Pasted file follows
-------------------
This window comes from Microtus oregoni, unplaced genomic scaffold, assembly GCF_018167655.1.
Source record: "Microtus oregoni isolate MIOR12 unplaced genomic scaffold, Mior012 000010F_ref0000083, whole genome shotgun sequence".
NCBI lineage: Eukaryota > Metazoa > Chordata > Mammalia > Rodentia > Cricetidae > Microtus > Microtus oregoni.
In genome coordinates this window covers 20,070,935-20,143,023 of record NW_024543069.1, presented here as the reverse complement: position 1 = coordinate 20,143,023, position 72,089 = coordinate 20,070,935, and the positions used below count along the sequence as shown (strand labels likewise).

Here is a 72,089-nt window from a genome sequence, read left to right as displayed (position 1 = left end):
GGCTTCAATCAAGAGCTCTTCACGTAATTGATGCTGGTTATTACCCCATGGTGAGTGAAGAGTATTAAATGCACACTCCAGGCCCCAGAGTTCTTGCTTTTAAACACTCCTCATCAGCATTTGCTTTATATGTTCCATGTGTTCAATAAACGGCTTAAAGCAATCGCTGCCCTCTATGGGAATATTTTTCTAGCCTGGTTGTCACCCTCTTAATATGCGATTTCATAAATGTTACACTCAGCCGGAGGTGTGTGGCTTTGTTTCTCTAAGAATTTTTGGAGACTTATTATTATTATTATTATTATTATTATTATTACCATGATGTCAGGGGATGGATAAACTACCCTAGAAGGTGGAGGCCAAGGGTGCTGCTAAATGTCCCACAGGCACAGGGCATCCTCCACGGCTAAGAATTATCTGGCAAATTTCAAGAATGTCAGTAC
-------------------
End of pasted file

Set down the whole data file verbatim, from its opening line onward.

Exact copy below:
This window comes from Microtus oregoni, unplaced genomic scaffold, assembly GCF_018167655.1.
Source record: "Microtus oregoni isolate MIOR12 unplaced genomic scaffold, Mior012 000010F_ref0000083, whole genome shotgun sequence".
NCBI lineage: Eukaryota > Metazoa > Chordata > Mammalia > Rodentia > Cricetidae > Microtus > Microtus oregoni.
In genome coordinates this window covers 20,070,935-20,143,023 of record NW_024543069.1, presented here as the reverse complement: position 1 = coordinate 20,143,023, position 72,089 = coordinate 20,070,935, and the positions used below count along the sequence as shown (strand labels likewise).

Here is a 72,089-nt window from a genome sequence, read left to right as displayed (position 1 = left end):
GGCTTCAATCAAGAGCTCTTCACGTAATTGATGCTGGTTATTACCCCATGGTGAGTGAAGAGTATTAAATGCACACTCCAGGCCCCAGAGTTCTTGCTTTTAAACACTCCTCATCAGCATTTGCTTTATATGTTCCATGTGTTCAATAAACGGCTTAAAGCAATCGCTGCCCTCTATGGGAATATTTTTCTAGCCTGGTTGTCACCCTCTTAATATGCGATTTCATAAATGTTACACTCAGCCGGAGGTGTGTGGCTTTGTTTCTCTAAGAATTTTTGGAGACTTATTATTATTATTATTATTATTATTATTATTACCATGATGTCAGGGGATGGATAAACTACCCTAGAAGGTGGAGGCCAAGGGTGCTGCTAAATGTCCCACAGGCACAGGGCATCCTCCACGGCTAAGAATTATCTGGCAAATTTCAAGAATGTCAGTAC